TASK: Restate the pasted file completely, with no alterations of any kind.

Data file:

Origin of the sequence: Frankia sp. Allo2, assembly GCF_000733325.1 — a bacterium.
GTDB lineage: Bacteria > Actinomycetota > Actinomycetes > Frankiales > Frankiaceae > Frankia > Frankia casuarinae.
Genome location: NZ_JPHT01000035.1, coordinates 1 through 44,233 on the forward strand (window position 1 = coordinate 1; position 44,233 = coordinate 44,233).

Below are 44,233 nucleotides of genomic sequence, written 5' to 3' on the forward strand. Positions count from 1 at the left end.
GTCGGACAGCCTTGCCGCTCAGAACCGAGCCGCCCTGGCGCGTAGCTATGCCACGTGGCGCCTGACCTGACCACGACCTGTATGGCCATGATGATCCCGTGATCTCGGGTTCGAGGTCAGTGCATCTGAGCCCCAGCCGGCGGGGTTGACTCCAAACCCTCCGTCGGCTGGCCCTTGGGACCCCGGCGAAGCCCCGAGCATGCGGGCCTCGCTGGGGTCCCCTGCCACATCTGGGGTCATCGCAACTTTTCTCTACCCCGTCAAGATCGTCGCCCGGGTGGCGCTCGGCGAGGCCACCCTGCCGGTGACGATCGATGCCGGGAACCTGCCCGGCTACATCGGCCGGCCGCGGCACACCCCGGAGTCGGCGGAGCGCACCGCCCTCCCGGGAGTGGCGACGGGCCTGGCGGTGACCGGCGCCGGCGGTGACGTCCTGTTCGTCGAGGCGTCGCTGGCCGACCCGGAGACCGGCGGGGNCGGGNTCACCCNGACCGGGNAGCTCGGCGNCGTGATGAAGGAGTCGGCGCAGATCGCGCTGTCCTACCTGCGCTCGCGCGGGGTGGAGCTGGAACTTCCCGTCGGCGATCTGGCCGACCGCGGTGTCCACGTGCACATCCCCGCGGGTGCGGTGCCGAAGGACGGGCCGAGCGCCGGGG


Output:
Origin of the sequence: Frankia sp. Allo2, assembly GCF_000733325.1 — a bacterium.
GTDB lineage: Bacteria > Actinomycetota > Actinomycetes > Frankiales > Frankiaceae > Frankia > Frankia casuarinae.
Genome location: NZ_JPHT01000035.1, coordinates 1 through 44,233 on the forward strand (window position 1 = coordinate 1; position 44,233 = coordinate 44,233).

Below are 44,233 nucleotides of genomic sequence, written 5' to 3' on the forward strand. Positions count from 1 at the left end.
GTCGGACAGCCTTGCCGCTCAGAACCGAGCCGCCCTGGCGCGTAGCTATGCCACGTGGCGCCTGACCTGACCACGACCTGTATGGCCATGATGATCCCGTGATCTCGGGTTCGAGGTCAGTGCATCTGAGCCCCAGCCGGCGGGGTTGACTCCAAACCCTCCGTCGGCTGGCCCTTGGGACCCCGGCGAAGCCCCGAGCATGCGGGCCTCGCTGGGGTCCCCTGCCACATCTGGGGTCATCGCAACTTTTCTCTACCCCGTCAAGATCGTCGCCCGGGTGGCGCTCGGCGAGGCCACCCTGCCGGTGACGATCGATGCCGGGAACCTGCCCGGCTACATCGGCCGGCCGCGGCACACCCCGGAGTCGGCGGAGCGCACCGCCCTCCCGGGAGTGGCGACGGGCCTGGCGGTGACCGGCGCCGGCGGTGACGTCCTGTTCGTCGAGGCGTCGCTGGCCGACCCGGAGACCGGCGGGGNCGGGNTCACCCNGACCGGGNAGCTCGGCGNCGTGATGAAGGAGTCGGCGCAGATCGCGCTGTCCTACCTGCGCTCGCGCGGGGTGGAGCTGGAACTTCCCGTCGGCGATCTGGCCGACCGCGGTGTCCACGTGCACATCCCCGCGGGTGCGGTGCCGAAGGACGGGCCGAGCGCCGGGG